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FAIR HOUSING CENTER OPPOSES LOUISIANA HOUSE BILL 223; CALLS ON CITIZENS TO TAKE A STAND

Monday, May 14, 2007

  • By: Kate Scott
  • Organization: Greater New Orleans Fair Housing Action Center

The Greater New Orleans Fair Housing Action Center (GNOFHAC) strongly opposes House Bill 223. If passed, the Bill's effect would be to limit affordable rental housing opportunities across Louisiana. The Bill has the potential to stymie attempts to provide housing opportunities for people with disabilities, the elderly and minorities. GNOFHAC calls on all citizens and advocates to contact Louisiana legislators and state their opposition to the Bill.

Specifically, the Bill yields to the "not in my backyard" sentiment expressed by the Jefferson Parish council and would require the Louisiana Housing Finance Agency to obtain parish governing body approval prior to approving applications for low-income housing tax credits or other "housing programs."

There are six major arguments against the Bill:

  1. Limits the construction of affordable housing: Passage of HB 223 will make it even more difficult for developers to utilize the low-income housing tax credit program in constructing multi-family housing developments. If developers shy away from the program, the result will be a net loss in affordable housing production for the State.
  2. Limits housing for people with disabilities and minorities: Research indicates that people with disabilities and minorities rely disproportionately on low-income tax credit housing. As such any effort to limit tax credit housing will limit housing opportunities for people with disabilities and minorities.
  3. HB 223 is likely illegal: The federal Fair Housing Act as amended in 1988, makes it illegal to discriminate against protected class members, (in this case people with disabilities, African-Americans and Latinos) in the provision of housing regardless of the housing provider's intent. In numerous cases considering laws substantially similar to HB 223, courts have found that government bodies were liable for illegal discrimination against protected class members. As such, HB 223's effect of limiting housing opportunities for protected class members would likely make the Bill illegal.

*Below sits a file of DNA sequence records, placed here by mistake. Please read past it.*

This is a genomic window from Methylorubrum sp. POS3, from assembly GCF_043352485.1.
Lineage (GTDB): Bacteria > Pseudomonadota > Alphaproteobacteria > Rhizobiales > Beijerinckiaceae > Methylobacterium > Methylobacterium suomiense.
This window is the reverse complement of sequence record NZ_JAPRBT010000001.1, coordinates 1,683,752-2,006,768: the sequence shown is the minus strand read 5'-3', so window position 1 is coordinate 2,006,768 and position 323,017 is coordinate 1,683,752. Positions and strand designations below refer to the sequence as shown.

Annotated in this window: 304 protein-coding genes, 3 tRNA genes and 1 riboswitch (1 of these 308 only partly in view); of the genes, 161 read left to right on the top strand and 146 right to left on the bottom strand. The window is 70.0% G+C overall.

4. Endangers federal funding: The Bill has the potential to endanger federal funding for Louisiana. Under the requirements of the Community Development Block Grant (CDBG) Program being used by State officials to fund the Road Home and most other Rebuilding Programs, the State must affirmatively further fair housing in all its actions. A Bill that would limit housing opportunities for people with disabilities and minorities would indicate a failure to meet the affirmatively further requirement and possibly cause the state to lose some or all of its CDBG funding.
  5. Sends a bad message to America: The Bill sends a bad message to Congress and the rest of the United States. In Louisiana's time of need and under the leadership of Louisiana's Congressional delegation, Congress awarded a record number of low-income tax credits to Louisiana to replace affordable housing stock destroyed in Hurricanes Katrina and Rita. Passage of HB 223 would limit the use of these tax credits. Moreover, HB 223 would communicate to Congress and the Nation that Louisiana is playing games with rebuilding funds and failing to take the aid American tax-payers have chosen to provide.
  6. The Bill is duplicative: The Bill is duplicative in nature. City and parish governments already have input in the process because builders are already required to get city/parish approval through the basic permitting process.

GNOFHAC calls on citizens to act quickly and aggressively, by informing Representative Toomey and the members of the Municipal, Parochial and Cultural Affairs Committee (the Committee charged with considering the Bill) that HB 223 must be terminated. Here is a list of actions advocates can take:

  1. Contact the author of HB 223: Call or send a letter or email to Representative Toomey, the author of HB 223 (a sample letter can be located at this link): larep085@legis.state.la.us, (504)361-6013, (504)361-6687 (Fax), P. O. Box 157, Gretna, LA 70054.
  2. Contact the Committee Considering HB 223: Call or send a letter or email to the members of the Municipal, Parochial and Cultural Affairs Committee. A sample letter can be located at this link. The contact information for each of the members of the Committee can be located at this link.
  3. Testify against HB 223: Testify in opposition to the Bill at the Municipal, Parochial and Cultural Affairs Committee hearing. Contact Committee Staff to arrange testimony (Valerie Banks, 225-342-2401 or banksv@legis.state.la.us).


    What is the Fair Housing Action Center, Inc.?

    The Fair Housing Action Center, Inc., is a private non-profit established in August 1995 with help from the National Fair Housing Alliance and a grant from U.S. HUD. FHAC is a private, non-profit organization that will work to further the goal of fair housing and open neighborhoods in the greater New Orleans area. GNOFHAC is dedicated to eliminating housing discrimination and furthering equal housing opportunities through education, outreach, advocacy, and enforcement of fair housing laws across the metro New Orleans and Baton Rouge areas.

    The activity discussed in this email is not funded by HUD.

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